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Minting a New Mint


Prior to the drafting of the U.S. Constitution, currency was a confusing issue in the colonies.  Up until this point, people had used everything from wampum to individual state coins to acquire goods.  There was no solitary form of money being used throughout the land.

When the Second Continental Congress met and developed the Constitution of the United States, it was meant to be a framework for their new nation.  Within the original plans, the framers of the Constitution realized the need for a single monetary system, and wrote that "The Congress shall have the coin money, regulate the value thereof, and of foreign coin, and fix the standard of weights and measures."  (Constitution of the United States, Article I, Section 8)


With your class explore why our Founding Fathers felt it was necessary to have uniform system of money.  As a first part to the lesson, have your students develop a currency system of their own.  To do this, supply your students with a worksheet divided into two columns.  The first column should have pictures of the main pieces of U.S. currency, and the second column should be blank in order for your students to add the drawings of their own currency.  Begin the activity by discussing the dollar as the base of our coin system (i.e. quarters, dimes, nickels, and pennies are parts of the U.S. dollar).  Have the students decide on a base for their system of money that can be broken into parts (some ideas might be to draw a whole pizza, an ice cream cone with many scoops, or even a rainbow).  Then have them illustrate the rest of their "currency" in the empty boxes labeled "My Money."  Monitor your students progress as they are completing this activity, and note what types of currency your students are creating.

After your students have created their money systems, tell them that you are going to be holding a class sale.  Explain that for this sale a student is only able to purchase an item if he or she has the type of currency that you, the salesman, decide on.  Display a prize that is extremely eye-catching, and that many students would want.  Tell the students that only students with a particular type of currency (one that you know very few students have developed) could think about buying that item.  After sounds of disgust ensue, ask the students why they don't sound happy.  This will stimulate conversation and allow you to explain to your students that this is what the U.S. was like before there was a single system of money.  Have the students develop a list of reasons why it is important to have a single system of money.  Or instead, have your students debate the merits of multiple money systems, versus a single system.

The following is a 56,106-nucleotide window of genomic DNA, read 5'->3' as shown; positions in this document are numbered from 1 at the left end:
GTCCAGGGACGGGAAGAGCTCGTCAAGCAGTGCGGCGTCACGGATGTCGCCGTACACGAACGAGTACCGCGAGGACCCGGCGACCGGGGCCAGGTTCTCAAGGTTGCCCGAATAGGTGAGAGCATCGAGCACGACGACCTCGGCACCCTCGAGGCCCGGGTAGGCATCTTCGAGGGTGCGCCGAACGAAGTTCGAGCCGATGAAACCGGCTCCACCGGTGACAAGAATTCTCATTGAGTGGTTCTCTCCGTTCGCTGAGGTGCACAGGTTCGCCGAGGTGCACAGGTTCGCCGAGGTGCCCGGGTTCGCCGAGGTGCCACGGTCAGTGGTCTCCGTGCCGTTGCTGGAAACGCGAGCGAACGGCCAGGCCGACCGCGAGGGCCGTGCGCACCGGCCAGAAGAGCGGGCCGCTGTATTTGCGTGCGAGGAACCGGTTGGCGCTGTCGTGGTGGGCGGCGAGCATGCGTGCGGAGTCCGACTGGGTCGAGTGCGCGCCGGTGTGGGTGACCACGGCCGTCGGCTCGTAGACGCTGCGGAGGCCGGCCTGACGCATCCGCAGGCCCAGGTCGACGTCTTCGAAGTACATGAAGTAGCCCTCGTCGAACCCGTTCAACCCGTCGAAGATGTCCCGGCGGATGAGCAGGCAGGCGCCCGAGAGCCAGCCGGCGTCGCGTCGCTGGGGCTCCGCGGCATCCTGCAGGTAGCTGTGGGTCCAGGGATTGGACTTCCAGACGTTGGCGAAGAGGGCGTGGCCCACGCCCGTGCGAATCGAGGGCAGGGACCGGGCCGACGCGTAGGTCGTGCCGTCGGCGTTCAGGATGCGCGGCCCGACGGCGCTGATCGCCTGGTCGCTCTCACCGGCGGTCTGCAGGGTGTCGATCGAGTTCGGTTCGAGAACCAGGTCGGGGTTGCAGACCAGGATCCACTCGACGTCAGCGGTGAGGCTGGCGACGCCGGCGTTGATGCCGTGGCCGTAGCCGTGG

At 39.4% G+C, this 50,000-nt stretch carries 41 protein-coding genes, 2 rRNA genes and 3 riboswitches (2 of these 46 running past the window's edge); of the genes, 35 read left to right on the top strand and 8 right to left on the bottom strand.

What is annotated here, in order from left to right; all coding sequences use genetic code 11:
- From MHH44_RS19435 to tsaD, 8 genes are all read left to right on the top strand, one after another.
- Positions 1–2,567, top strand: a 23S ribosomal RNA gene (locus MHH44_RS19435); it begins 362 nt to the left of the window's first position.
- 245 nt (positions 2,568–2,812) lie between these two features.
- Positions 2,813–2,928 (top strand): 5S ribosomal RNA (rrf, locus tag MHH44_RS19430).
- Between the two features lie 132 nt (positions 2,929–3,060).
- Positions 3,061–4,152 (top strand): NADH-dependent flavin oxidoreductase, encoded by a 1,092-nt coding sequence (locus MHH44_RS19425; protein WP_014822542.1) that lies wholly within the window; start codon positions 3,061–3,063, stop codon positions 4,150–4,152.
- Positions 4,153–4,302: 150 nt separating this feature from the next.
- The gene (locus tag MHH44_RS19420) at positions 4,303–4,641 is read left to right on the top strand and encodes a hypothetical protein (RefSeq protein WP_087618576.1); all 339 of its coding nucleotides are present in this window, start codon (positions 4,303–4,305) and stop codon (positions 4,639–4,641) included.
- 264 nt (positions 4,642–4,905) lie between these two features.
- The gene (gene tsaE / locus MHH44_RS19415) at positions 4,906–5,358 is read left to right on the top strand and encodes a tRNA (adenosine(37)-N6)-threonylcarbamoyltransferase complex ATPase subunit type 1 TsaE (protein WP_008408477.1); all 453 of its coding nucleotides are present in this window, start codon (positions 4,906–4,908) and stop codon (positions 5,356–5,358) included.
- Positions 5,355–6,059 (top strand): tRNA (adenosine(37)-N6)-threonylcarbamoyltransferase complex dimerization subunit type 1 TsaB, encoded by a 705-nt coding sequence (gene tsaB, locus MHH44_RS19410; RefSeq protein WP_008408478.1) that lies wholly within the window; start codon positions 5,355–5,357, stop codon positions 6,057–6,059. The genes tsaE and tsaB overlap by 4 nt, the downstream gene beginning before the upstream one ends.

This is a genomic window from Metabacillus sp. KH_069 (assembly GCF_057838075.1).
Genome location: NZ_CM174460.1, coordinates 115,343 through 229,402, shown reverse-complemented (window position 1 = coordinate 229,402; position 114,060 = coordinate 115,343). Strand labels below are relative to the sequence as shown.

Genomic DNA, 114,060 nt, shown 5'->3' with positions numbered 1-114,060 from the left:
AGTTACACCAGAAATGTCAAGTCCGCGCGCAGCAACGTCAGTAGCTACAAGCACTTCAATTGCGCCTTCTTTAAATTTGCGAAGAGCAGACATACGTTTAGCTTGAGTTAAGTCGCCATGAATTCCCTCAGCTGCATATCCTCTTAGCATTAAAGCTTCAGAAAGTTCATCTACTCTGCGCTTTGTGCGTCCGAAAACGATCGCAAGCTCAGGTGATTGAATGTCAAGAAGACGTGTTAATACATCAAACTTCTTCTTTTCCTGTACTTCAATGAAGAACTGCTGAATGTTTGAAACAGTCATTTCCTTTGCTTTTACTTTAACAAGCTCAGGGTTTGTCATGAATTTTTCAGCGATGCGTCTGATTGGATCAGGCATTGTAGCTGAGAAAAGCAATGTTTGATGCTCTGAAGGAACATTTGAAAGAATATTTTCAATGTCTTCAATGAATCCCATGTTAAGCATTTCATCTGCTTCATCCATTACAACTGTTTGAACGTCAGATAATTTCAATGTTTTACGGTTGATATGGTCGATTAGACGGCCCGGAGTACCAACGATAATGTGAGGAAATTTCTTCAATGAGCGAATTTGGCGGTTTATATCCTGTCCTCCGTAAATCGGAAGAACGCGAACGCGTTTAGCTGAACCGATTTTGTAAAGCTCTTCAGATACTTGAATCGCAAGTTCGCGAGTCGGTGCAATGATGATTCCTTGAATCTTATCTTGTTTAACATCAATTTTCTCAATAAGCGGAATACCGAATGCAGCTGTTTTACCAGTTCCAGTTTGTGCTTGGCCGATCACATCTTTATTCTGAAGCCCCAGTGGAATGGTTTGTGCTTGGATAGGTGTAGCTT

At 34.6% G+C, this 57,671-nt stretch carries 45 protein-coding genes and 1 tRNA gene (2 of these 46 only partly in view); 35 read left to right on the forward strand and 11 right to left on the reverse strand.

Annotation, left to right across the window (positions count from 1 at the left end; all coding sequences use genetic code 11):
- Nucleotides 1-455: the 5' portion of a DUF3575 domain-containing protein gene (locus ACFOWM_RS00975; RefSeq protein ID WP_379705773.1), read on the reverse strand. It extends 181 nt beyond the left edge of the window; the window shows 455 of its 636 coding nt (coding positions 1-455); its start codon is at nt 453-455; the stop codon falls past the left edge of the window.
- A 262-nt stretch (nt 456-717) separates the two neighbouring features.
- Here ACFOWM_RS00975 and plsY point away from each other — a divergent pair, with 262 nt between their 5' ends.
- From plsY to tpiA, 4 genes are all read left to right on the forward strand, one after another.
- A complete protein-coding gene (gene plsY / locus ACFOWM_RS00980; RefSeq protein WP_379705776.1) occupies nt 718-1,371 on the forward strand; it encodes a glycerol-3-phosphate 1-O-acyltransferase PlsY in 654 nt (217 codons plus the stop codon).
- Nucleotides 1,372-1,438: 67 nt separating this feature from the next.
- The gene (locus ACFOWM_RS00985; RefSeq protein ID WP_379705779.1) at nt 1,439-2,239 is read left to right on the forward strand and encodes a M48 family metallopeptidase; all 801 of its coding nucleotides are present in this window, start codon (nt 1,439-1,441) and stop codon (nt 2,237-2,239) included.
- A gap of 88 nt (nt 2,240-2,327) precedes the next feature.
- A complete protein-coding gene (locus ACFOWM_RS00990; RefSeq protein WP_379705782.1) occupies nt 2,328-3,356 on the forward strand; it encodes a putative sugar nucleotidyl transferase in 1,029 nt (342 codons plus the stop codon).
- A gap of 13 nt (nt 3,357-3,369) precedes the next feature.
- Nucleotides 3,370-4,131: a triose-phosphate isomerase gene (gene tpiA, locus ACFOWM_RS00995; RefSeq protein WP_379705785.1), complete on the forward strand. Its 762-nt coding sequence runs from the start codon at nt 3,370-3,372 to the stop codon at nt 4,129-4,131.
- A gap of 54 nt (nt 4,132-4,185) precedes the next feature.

• Discuss Europe's movement towards a single monetary system (the Euro).
  • Develop Math activities involving conversion from one country's money to another.
  • Create Social Studies activities revolving around the other liberties granted by the U.S. Constitution.
U.S. Currency My Money
1 Dollar Coin
Fifty Cents
Twenty Five Cents
Ten Cents
Five Cents
One Cent


The project described above reflects some of the national standards of learning as defined by the National Council for the Social Studies (NCSS), the National Council for Teachers of English (NCTE), and the International Society for Technology in Education.  These standards are listed below:

Social Studies Standards

Time, Continuity, & Change:  Students will develop empathy for the founding fathers and their desire to develop a single, national Mint.

Individuals, Groups & Institutions  Students will examine the roles of the individuals who developed the idea for the United States Mint, and why this change was necessary.  They will also examine how this change was developed to help further the progress of the new nation.

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